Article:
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Revista Española de Enfermedades Digestivas

Print version ISSN 1130-0108

Rev. esp. enferm. dig. vol.109 n.5 Madrid May. 2017




A rare cause of emphysematous infectious gastritis



Jorge Galván-Fernández1, María Isabel Jiménez-Cuenca1, Isabel Molpeceres-Martínez1 and María Luisa Álvarez-Quiñones2

Departments of 1Radiodiagnosis and 2Pathology. Hospital Clínico Universitario de Valladolid. Valladolid, Spain



Case report

A 61-year-old man with a history of hypertension, type 2 diabetes, chronic renal failure, tuberculosis and peripheral arterial disease presented with gangrene in his right leg. A right supracondylar amputation was performed, despite which the patient continued with a high fever, oliguria and hypotension (90/50).

Laboratory work-up showed neutrophilic leukocytosis and metabolic acidosis. Computed tomography (CT) revealed pneumoperitoneum, emphysema and thickening of the gastric wall (Figs. 1 A and B). Changing the CT window we can appreciate air dissecting the layers of the gastric wall (Fig. 1C).



This clinical-radiological picture was consistent with emphysematous infectious gastritis, complicated with septic shock and the death of the patient despite treatment. The final histopathology reported gastric necrosis caused by mucormycosis affecting the entire thickness of the gastric wall and embolizing vessels.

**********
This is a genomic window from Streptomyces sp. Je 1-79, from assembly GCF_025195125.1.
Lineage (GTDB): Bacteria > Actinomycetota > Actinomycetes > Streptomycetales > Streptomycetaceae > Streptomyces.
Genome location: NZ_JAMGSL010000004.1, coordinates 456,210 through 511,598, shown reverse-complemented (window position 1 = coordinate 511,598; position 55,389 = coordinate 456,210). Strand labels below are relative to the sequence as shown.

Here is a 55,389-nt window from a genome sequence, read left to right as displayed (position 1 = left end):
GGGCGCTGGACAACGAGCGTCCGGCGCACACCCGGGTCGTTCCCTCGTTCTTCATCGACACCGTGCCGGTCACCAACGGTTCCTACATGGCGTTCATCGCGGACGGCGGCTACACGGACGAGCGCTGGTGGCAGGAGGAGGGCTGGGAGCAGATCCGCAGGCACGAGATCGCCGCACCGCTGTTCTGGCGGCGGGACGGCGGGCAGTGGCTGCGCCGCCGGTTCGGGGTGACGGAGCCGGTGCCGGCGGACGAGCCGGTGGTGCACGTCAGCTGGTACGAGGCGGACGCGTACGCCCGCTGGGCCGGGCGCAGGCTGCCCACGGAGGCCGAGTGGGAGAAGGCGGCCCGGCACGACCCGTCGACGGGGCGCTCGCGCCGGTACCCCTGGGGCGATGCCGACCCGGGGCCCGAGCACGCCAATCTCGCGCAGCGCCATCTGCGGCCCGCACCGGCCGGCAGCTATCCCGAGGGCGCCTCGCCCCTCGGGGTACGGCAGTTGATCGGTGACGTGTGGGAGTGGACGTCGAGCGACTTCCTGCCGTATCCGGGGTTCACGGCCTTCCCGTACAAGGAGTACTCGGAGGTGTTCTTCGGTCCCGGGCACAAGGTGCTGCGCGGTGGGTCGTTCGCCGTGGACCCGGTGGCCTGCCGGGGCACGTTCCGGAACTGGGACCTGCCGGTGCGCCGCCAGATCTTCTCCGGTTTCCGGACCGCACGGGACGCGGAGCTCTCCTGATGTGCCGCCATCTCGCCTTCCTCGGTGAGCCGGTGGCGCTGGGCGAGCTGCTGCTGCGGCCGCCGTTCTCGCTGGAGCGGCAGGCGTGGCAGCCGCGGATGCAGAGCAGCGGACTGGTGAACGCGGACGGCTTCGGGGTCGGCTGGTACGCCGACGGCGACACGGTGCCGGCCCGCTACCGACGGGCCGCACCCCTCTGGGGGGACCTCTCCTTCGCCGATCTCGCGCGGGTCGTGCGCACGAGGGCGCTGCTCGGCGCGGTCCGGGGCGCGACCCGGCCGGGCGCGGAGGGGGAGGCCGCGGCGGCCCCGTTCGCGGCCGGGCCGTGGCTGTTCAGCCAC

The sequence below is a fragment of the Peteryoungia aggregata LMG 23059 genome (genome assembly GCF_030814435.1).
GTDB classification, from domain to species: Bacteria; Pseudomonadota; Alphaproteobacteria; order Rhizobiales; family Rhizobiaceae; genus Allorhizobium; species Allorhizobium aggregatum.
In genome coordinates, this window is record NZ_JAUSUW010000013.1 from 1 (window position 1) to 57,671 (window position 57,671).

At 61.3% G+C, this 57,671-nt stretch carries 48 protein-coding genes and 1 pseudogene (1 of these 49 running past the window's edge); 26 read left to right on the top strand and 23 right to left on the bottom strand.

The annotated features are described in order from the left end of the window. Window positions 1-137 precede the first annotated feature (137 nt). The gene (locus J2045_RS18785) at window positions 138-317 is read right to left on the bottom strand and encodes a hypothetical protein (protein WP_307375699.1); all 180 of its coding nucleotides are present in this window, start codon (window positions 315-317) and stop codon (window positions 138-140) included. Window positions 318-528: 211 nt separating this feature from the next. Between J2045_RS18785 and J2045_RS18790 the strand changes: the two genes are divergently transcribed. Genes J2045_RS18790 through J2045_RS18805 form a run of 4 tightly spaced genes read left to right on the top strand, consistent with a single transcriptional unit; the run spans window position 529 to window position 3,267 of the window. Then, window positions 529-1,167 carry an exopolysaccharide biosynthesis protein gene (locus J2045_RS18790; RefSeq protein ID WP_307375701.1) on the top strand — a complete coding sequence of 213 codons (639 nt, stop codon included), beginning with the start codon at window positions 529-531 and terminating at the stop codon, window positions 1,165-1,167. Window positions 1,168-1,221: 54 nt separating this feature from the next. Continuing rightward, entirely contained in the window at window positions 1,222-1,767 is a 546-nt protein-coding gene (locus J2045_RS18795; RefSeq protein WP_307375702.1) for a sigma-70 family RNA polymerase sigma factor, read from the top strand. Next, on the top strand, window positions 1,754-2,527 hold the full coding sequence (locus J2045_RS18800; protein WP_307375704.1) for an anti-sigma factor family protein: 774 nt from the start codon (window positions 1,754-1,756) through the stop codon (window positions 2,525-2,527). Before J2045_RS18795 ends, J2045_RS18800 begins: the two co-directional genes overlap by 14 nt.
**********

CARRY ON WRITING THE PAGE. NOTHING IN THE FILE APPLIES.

The incidence of mucormycosis is 1.7/1,000,000/year. Only 7% produces gastrointestinal infections and the reported mortality is around 85% (1). Risk factors include immunocompromised states such as diabetes (2).

It is essential to make a differential diagnosis between gastric emphysema and emphysematous gastritis, with different etiology and clinical management. Gastric emphysema is usually asymptomatic with a good prognosis, whereas emphysematous gastritis associated with gas-producing microorganisms has a poor prognosis, especially if it is associated with portal gas (3). Diagnosis of gastrointestinal mucormycosis requires a high index of suspicion because there are few reported cases in the literature. Definitive diagnosis is histological.

Successful treatment depends on early diagnosis, control of risk factors, early antifungal therapy and surgical debridement of necrotic tissue if necessary (4).



1. Lee ZJ, Chia C, Busmani I, Wong WK. A rare cause of ischemic gut: A case report. Int J Surg Case Rep 2016;20:114-7. DOI: 10.1016/j.ijscr.2016.01.018.         [ Links ]

2. Geramizadeh B, Modjalal M, Nabai S, et al. Gastrointestinal zygomycosis: A report of three cases. Mycopathol 2007;164(1):35-8. DOI: 10.1007/s11046-007-9022-y.         [ Links ]

3. Kontoyiannis DP, Lewis RE. Invasive zygomycosis: Update on pathogenesis, clinical manifestations, and management. Infect Dis Clin North Am 2006;20(3):581-607vi. DOI: 10.1016/j.idc.2006.06.003.         [ Links ]

4. Guillén Morales C, Jiménez Miramón FJ, Carrascosa Mirón T, et al. Gastritis enfisematosa con gas venoso portal: tratamiento conservador en abdomen agudo de causa infrecuente. Rev Esp Enferm Dig 2015;107(7):455-64.         [ Links ]